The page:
ISSN 0439-755X
CN 11-1911/B

›› 2009, Vol. 41 ›› Issue (07): 649-658.

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Prefactual Thinking, Regulatory Focus and Unplanned Purchase

ZHU Hua-Wei;TU Rung-Ting;Lin Cheryl C.J.;Tu Pikuei   

  1. (1 Economics and Management School of Wuhan University, Wuhan 430072, China)(2 Guanghua School of Management, Peking University, Beijing 100871, China)(3 Policy and Organizational Management Program, Duke University, USA)
  • Received:2008-10-07 Revised:1900-01-01 Published:2009-07-30 Online:2009-07-30
  • Contact: ZHU Hua-Wei

Abstract: Unplanned purchase is very pervasive in daily life, which is characterized by the combination of cognition and affect. This study aimed at investigating the question of how to influence consumers’ unplanned purchase decision when they hesitate on whether to buy or not. Previous studies confirmed that prefactual thinking can affect consumers’ behaviors through signifying possible results of a certain behavior. Thus, we proposed that both anticipated regret and anticipated rejoice has the potential to enhance consumers’ unplanned purchase intention. The motivation theory, however, suggests that consumers with different regulatory focuses have different sensitiveness towards gains and losses. Based on that, we proposed that anticipated regret was more effective for prevention-focused consumers, while anticipated rejoice was more effective for promotion-focused consumers. Regarding the mechanism of the effect of prefactual thinking, we drew inspiration from justification theory and proposed that prefactual thinking influences consumers’ judgment of reasonableness of unplanned purchase, through which to influence their unplanned purchase intention.
This research contained two studies. Study 1 utilized quasi-experiment method with 136 subjects to examine the interactive effects of prefactual thinking and regulatory focus on unplanned purchase intention. In this study, we measured participants’ regulatory focuses and manipulated their prefactual thinking. We used paired t-test to examine the impact of anticipated regret and anticipated rejoice on the change of unplanned purchase intention, and used two-way ANOVA to analyze the interactive effects of prefactual thinking and regulatory focus on subjects’ final unplanned purchase intention and on their intention change. Study 2 was designed as an experiment with 218 subjects to examine the role of justification in the process. In this study, we manipulated both subjects’ regulatory focuses and their prefactual thinking. Like in Study 1, we utilized paired t-test to examine the impact of anticipated regret and anticipated rejoice on the change of unplanned purchase intention, and utilized t-test to examine the influence of prefactual thinking on subjects’ perceptions of gain-related reasons and loss-related reasons. The interactive effects of justification and regulatory focus were tested through regression analysis.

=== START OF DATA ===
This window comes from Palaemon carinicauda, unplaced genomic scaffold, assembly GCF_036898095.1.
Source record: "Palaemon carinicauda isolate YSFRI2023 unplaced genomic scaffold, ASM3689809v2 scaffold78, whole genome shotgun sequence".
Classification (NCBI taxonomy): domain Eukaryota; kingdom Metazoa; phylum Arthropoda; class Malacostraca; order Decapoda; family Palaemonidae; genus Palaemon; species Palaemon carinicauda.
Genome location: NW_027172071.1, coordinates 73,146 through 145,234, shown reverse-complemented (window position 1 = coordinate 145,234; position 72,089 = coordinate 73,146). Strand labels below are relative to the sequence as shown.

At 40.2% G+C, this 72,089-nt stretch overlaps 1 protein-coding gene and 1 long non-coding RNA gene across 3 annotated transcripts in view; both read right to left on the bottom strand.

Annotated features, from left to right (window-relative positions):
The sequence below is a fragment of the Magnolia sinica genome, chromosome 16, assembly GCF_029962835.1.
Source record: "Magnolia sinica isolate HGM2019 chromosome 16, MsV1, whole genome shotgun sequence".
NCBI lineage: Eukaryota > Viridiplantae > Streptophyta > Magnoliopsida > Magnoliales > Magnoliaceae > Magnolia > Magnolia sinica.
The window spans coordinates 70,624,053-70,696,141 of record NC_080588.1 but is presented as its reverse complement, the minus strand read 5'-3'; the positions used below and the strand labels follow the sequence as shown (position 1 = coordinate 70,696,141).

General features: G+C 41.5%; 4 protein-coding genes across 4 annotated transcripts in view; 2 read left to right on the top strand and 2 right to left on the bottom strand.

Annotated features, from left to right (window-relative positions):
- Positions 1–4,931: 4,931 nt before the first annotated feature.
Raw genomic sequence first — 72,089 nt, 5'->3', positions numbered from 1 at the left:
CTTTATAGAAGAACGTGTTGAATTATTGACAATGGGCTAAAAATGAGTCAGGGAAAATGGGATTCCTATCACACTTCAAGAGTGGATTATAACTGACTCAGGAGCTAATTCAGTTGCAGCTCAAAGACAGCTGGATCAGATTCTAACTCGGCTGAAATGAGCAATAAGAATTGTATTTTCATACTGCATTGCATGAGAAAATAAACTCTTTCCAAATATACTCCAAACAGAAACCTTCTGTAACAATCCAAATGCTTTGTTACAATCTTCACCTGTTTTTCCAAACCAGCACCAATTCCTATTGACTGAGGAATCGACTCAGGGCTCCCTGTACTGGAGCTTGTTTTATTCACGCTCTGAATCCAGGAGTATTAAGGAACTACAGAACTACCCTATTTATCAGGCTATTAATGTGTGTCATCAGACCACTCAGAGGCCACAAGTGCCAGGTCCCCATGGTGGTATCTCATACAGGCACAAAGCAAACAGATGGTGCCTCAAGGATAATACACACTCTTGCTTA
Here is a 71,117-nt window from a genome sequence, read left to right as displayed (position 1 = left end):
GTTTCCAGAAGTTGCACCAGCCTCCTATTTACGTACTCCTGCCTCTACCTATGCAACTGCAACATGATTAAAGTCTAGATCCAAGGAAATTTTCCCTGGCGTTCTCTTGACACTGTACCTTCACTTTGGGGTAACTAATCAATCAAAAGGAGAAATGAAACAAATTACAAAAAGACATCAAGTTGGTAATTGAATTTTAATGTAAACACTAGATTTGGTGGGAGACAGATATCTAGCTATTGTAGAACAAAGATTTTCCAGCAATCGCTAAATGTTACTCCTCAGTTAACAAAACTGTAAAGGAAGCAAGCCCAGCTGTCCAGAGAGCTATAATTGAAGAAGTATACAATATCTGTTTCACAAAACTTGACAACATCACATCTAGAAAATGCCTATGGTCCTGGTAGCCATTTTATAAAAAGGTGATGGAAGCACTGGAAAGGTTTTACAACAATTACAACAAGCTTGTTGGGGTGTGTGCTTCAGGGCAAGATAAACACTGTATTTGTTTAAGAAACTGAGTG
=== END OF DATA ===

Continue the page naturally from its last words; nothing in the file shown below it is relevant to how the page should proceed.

The results demonstrate that marketers can enhance consumers’ justification perception of the unplanned purchase by designing anticipated rejoice and anticipated regret impetus, through which to enhance their unplanned purchase intention. However, the results indicate that the effectiveness of prefactual thinking varies with consumers’ regulatory focus. Anticipated rejoice is more effective for promotion-focused consumers while anticipated regret is more effective for prevention-focused consumers. We also find that promotion-focused consumers place more emphasis on gain-related reasons when making unplanned purchase decisions, while prevention-focused consumers place more emphasis on loss-related reasons when making unplanned purchase decisions.
This study broads our understanding on consumer behavior by inquiring into unplanned purchase behavior, which is in the middle of impulsive purchase and planned purchase and characterized by combining both cognition and affect. Furthermore, it is the first to investigate the question of how to affect unplanned purchase behaviors. It can also have managerial implications. First, it reminds managers that consumers’ unplanned purchase can be influenced and managed by designing effective marketing tactics. In order to enhance unplanned purchase intention, retailing managers should encourage consumers to imagine the potential results of purchase or non-purchase. When designing marketing tactics, mangers should keep consumers’ characteristics in mind. They should encourage promotion-focused consumers to imagine the possible pleasure or rejoice of making purchase, and encourage prevention-focused consumers to imagine the possible pain or regret of making non-purchase.

Key words: unplanned purchase, prefactual thinking, regulatory focus, purchase justification